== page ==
D&D Third Edition Month here at The Word of Stelios is almost over.

And after reading some of posts here this month, maybe you’ve gotten the itch to revisit Third Edition or perhaps even play it for the first time.

I say: go for it. Play it. Run it. You might like it.

But here’s some advice, gleaned from the experience of running Third Editon regularly for a decade.

1. Don’t rely on what you know from previous or later editions of the game. 
Well, that’s a bit hyperbole depending on which edition you’re coming from. You’ll see plenty that’s familiar, but just don’t expect the game to run exactly like the edition you’re more familiar with.

For example, Pathfinder may have been based on D&D 3rd Edition, but D&D 3rd Edition really is a different game. Same d20, different rules. If you get my meaning.

2. Choose either D&D 3.0 or D&D 3.5.
In my opinion, 3.5e is the better choice–if only just for the layout; the rulebooks are easier to read. The core rulebooks for 3.0 had those annoying  horizontal lines mixed in with the text.

The rules are upgraded in 3.5e, too. The Ranger is a little more rounded out. Certain spells have been adjusted for balance.

There are other differences, far too many to detail here. So just pick a version and go with it.

3. Limit which rule books you will use.
You only need the core books to run the game. Really, that’s enough.

More rules and options don’t necessarily make a better game.

Think long and hard before you incorporate rules from the multitudes of other rulebooks out there. If you’re the DM, you’ll have enough rules to remember from the corebooks alone.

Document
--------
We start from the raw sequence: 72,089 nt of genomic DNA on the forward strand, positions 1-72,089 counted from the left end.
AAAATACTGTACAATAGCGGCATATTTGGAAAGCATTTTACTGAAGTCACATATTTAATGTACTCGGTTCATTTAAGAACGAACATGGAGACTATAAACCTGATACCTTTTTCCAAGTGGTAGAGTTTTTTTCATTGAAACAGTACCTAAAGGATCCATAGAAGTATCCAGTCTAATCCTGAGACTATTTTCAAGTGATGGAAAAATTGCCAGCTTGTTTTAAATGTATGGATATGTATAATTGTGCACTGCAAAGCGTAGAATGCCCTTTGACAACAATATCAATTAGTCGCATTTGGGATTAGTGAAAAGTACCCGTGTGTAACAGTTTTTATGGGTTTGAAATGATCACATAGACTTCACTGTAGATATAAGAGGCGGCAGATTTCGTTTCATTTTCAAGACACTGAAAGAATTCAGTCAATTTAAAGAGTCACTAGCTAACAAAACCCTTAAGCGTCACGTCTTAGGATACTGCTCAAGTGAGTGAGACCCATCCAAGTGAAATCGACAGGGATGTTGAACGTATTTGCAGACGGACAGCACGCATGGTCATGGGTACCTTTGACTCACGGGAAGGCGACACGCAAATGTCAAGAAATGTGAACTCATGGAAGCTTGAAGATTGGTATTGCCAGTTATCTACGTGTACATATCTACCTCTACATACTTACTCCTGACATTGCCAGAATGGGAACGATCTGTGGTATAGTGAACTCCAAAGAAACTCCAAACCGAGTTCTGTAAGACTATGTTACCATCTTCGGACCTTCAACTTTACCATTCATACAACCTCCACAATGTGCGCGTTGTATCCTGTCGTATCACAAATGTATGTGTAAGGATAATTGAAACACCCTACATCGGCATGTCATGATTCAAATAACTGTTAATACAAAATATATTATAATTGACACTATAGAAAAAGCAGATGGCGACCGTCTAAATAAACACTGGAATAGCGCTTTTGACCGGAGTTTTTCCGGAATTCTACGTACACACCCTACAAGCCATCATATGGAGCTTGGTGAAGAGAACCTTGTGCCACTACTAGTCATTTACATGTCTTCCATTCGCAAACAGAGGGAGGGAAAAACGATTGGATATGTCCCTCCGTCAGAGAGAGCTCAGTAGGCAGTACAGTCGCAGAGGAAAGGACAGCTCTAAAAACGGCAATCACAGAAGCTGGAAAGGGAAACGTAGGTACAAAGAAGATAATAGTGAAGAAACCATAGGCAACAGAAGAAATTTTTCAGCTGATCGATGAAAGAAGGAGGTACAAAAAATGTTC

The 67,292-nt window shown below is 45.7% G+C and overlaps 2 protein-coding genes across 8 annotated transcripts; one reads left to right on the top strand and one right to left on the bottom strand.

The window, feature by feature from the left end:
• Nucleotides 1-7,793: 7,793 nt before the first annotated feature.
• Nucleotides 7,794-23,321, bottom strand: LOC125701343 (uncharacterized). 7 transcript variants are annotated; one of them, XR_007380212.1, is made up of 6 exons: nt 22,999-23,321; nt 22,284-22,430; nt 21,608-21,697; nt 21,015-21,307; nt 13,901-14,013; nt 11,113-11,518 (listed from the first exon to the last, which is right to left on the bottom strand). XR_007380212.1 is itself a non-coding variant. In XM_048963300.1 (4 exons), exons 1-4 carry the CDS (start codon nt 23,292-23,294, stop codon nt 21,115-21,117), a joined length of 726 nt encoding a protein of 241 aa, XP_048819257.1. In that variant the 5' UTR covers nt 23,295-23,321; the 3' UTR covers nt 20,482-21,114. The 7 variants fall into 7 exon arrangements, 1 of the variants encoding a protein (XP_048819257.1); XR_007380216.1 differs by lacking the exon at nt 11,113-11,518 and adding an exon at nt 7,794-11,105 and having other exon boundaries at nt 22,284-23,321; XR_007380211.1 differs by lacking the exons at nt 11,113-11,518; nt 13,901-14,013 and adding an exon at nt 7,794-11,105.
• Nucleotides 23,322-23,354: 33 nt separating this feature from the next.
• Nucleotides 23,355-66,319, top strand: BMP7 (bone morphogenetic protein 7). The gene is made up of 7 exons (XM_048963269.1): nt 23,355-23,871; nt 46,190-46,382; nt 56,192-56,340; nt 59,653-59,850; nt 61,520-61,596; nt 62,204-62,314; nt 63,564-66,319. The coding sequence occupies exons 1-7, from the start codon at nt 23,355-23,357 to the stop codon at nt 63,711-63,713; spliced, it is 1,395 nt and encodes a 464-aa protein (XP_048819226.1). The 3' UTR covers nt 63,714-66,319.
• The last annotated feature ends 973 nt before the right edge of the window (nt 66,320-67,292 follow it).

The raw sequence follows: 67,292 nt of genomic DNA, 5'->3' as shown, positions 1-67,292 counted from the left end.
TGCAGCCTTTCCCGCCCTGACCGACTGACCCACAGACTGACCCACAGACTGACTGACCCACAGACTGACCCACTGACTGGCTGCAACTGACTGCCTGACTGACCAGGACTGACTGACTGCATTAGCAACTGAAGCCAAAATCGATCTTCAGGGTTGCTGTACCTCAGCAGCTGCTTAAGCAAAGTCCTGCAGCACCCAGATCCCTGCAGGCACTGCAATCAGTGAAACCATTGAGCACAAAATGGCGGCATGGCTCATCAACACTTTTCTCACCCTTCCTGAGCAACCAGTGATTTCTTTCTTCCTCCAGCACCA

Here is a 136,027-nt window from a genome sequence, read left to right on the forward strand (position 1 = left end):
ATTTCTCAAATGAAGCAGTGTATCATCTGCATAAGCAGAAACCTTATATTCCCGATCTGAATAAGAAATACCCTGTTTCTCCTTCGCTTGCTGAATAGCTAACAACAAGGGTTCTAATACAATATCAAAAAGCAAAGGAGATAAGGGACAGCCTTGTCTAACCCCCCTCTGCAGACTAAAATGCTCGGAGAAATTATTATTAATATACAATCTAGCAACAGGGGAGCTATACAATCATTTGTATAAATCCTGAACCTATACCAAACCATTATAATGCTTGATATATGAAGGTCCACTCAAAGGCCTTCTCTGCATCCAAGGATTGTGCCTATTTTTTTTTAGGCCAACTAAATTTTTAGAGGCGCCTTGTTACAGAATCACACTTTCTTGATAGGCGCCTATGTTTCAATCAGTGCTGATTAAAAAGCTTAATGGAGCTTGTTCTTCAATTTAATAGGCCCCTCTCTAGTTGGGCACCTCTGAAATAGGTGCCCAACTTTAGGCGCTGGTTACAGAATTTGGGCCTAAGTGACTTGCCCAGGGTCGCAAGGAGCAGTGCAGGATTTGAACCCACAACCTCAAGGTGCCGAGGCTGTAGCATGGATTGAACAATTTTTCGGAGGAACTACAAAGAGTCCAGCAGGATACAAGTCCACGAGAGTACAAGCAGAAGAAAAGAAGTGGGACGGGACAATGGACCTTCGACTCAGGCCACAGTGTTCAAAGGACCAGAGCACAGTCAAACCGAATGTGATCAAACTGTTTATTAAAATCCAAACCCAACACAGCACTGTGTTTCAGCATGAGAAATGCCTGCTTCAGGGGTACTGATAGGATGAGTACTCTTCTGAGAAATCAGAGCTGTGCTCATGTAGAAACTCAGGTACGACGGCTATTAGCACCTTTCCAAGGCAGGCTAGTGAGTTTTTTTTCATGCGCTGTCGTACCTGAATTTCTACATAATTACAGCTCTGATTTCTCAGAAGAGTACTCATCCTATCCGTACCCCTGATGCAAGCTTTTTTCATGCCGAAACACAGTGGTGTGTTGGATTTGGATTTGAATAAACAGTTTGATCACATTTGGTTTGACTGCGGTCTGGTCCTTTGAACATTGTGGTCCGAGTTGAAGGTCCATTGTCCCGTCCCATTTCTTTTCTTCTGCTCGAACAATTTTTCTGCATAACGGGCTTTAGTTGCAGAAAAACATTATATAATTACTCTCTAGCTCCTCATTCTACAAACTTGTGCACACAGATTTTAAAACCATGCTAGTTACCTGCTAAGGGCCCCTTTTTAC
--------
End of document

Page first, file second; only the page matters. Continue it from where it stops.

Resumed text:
4. Play only through levels 1-12. 
Combat can slow to a crawl beyond levels 10-12. The players have a plethora of options for their characters to use.

And if you’re the DM, every monster and NPC also has a plethora of options to use. Keeping track of things can be really difficult and time-consuming.

5. Run Published adventures.
Building stat-blocks for monsters and NPCs will get old really fast, as will designing encounters around the Challenge Rating and Encounter level system.

Save yourself some time and just run published adventures. There’s plenty of great ones out there: Rappan Athuk, The Forge of Fury, The Red Hand of Doom, and others.

6. Play the game “as is.”
3rd Edition doesn’t lend itself well to house rules. The d20 system is so unified that one change can have a “ripple effect” across the system.

For example, a low-magic campaign will work when the characters are low-level. But at higher levels, the Challenge Rating and Encounter Level system break down because it relies on characters having certain magic items at certain levels.

Besides, there’s a lot of rules to (re)learn first before you start changing things.

7. Accessorize. 
If it helps you run the game smoother, use it.

Make a list of all the actions that may provoke an attack of opportunity. Make a list of important rules.

Photocopy those NPC and monster stat-blocks from those published adventures and recycle them elsewhere. Each monster in the D&D Miniatures line for 3.5e came with a stat card, use those.

Utilize the 3.5e system reference document.

Use that battlemat for combat encounters. Use Dungeon Tiles with caution.

Conversely, if it slows your game down, don’t use it.

Ban rules lawyers.

Otherwise, have fun.